Robin Williams’ Top 5 Performances



Chris here. Having not known much about the personal life of Robin Williams, I can’t imagine trying to give the man an eulogy. But what I will say as far as his body of work on stage and film, Williams was one of the few comedic voices who shaped my childhood and adult life (with the little sense of humor I may have.)  Not having a close relationship with my own father, I naturally attached myself to the men of the silver screen without knowing who they really were off screen. Williams was one of those father figures I connected to at an early age with his youthful energy and spontaneous behavior in films, various television interviews; he had all the makings of a living toy.  His ability to show his warmth and craziness in one seen showed the duality of the sad clown; making him a comedic hero to me. My list is a personal top 5.  I’m not saying this is the holy grail of what should be considered the great Robin Williams performances, these are just what I connect with him the most, especially now in his death.  So, I’m sorry die hard Hook fans, I love that movie but it didn’t make the cut along with Good Morning Vietnam because it’s one of the few of Robin Williams films I haven’t seen.

Honorable mention:

LOUIE – Barney/Never, Season 3 Ep. 6
In this eight-minute opening segment of Louie (Barney), Williams makes a surprising cameo as himself, attending a funeral of an old friend with Louis C.K. The two are the only ones at the funeral.  Although it’s a short piece, its very effective and perhaps gives us the closest glimpse of who Robin Williams was away from the cameras.  As with everything once a person dies, it is a bit haunting to watch the somber Williams attending a funeral.

My top 5 picks:

In this 1996 comedy, Robin Williams is asked to do something he rarely does in comedic films: direct the ship by playing the straight man to Nathan Lane’s and Hank Azaria’s more memorable comedic performances.  What you can appreciate most about Williams’ performance in The Birdcage is his willingness to give the floor to his fellow actors.  Doing what few funny men at their prime have the ability to do, by not always being the funniest person in the room.

Prior to Disney’s Aladdin, it wasn’t common to hear celebrity voices in animated films.  For better or worse, Williams amazing voice work as Genie in Aladdin brought celebrity voices to animation.  With perhaps the most memorable introduction to a character in Disney history, Williams’ Genie is uniquely his own.  It’s been rumored, that most of Williams dialogue was improvised. You do completely get the feeling that they just allowed him to go at his own rhythm in the introduction scene.

Although my feelings toward the film itself sways the appreciation to lukewarm at times, I never find myself uninterested by Robin Williams’ deserving Oscar winning performance.  At the time of the release of the film in 1997, Williams was struggling at the box office and critically with his past few films (Jack and Father’s Day).  Losing his status as the funniest man, he did something unlikely by co-starring in this drama as therapist, Dr. Sean Maguire, given the task of finding the demons of troubled lead, Will Hunting.  Robin Williams’ performance isn’t flashy by any account, but instead is a sincere performance of the older and now more gentle Williams.  This performance has the added bonus of being part of one of the few “all guys cry watching this scene” with the “It’s not your fault” scene between Robin Williams and Matt Damon.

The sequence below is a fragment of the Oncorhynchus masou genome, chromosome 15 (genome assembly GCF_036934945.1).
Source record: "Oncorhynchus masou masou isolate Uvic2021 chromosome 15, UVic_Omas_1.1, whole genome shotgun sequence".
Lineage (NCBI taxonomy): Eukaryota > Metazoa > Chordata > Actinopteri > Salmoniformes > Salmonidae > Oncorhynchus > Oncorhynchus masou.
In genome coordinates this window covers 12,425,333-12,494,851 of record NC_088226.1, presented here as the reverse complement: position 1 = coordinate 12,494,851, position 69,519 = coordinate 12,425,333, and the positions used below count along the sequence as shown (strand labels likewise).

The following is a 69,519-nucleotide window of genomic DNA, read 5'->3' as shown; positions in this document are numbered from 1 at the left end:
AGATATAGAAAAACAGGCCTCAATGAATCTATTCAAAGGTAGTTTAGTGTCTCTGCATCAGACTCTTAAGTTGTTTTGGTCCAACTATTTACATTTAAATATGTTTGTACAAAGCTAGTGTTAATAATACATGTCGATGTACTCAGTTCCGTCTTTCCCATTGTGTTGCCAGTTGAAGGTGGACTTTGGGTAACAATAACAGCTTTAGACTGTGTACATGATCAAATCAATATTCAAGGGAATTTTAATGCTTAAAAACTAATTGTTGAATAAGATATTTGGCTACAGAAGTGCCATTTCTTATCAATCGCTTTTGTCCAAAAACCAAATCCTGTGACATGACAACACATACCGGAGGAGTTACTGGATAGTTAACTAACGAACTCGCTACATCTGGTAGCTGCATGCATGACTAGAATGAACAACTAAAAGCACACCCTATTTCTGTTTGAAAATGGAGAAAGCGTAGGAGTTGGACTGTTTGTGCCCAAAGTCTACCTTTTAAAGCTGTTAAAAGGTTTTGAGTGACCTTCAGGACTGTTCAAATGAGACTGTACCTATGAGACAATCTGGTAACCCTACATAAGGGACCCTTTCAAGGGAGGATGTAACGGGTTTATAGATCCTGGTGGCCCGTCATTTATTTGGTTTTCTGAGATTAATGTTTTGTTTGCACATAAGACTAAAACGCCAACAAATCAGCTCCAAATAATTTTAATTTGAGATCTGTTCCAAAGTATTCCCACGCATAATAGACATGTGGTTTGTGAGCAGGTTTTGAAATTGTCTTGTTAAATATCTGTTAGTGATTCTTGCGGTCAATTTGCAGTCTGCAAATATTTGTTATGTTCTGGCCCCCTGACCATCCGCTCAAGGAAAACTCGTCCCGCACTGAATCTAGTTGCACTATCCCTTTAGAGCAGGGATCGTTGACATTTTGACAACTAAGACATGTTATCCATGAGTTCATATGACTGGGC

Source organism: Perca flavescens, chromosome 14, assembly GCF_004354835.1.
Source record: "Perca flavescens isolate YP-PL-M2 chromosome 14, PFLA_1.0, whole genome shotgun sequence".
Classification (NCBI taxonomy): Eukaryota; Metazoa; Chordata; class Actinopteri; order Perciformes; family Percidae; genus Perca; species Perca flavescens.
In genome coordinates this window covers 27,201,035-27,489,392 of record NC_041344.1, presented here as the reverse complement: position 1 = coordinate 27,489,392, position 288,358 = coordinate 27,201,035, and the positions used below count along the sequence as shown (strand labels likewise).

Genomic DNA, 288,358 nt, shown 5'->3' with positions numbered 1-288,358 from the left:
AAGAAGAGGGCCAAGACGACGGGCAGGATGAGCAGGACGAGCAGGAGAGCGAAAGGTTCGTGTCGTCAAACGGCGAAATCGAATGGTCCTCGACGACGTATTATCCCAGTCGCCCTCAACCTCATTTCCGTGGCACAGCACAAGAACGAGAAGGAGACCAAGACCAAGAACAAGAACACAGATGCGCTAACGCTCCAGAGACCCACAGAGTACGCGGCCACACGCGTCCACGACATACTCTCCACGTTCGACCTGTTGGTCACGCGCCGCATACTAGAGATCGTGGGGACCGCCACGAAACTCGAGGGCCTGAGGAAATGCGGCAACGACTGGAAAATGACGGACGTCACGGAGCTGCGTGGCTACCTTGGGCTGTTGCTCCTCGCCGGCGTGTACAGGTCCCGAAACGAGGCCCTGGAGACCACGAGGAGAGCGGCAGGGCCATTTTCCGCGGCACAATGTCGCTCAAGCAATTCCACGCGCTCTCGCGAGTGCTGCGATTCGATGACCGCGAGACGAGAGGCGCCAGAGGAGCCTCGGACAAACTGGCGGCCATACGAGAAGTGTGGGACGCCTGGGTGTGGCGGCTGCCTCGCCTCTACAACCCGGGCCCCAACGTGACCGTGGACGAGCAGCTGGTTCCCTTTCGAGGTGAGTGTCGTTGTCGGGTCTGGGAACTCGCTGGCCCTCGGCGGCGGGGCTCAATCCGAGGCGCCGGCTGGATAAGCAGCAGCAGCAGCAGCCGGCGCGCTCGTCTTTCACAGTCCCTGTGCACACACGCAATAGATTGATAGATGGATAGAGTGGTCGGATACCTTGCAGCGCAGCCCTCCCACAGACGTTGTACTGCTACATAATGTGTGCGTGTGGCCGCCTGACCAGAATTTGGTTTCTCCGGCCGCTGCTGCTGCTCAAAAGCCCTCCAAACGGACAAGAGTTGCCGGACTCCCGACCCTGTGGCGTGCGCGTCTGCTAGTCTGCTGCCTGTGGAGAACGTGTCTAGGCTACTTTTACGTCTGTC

This pick is most likely coming from a place of sincere sadness for the lose of Robin Williams, in what is truly a sweet performance.  Hardly his most known or critically acclaimed performance but perhaps the closest you’ll see of the internal sadness of Williams.  What I love most about him in this film is that this would be one of those opportunities for Williams to play crazy to the extreme but instead he holds back when necessary. I would have liked to have seen Terry Gillman (director of The Fisher King) and Williams work together more often; their anarchist dark humor seemed like it would have lent itself to more collaborations.

When all is said and done, this is the performance in which Williams will be most remembered for; it’s his “Like A Rolling Stone” ballad. It’s the perfect accumulation of everything we love about Williams as a performer. His vast collection of voices and characters, in which he just needed two or three seconds to give you the full personality of the creation. The sad clown, who can easily make you cry soon after laughing and the absolute belief that he was a 60 something British women.  When the books are written about the best performance by a man in drag, Williams is going to rule over Dustin Hoffman’s 1982 Tootsie performance. Just saying.

Robin Williams will be among the list of most missed movie stars. According to social media, there are few people who weren’t touched by his humor in the roles that he played. I would love to know what is your favorite Robin Williams performance.

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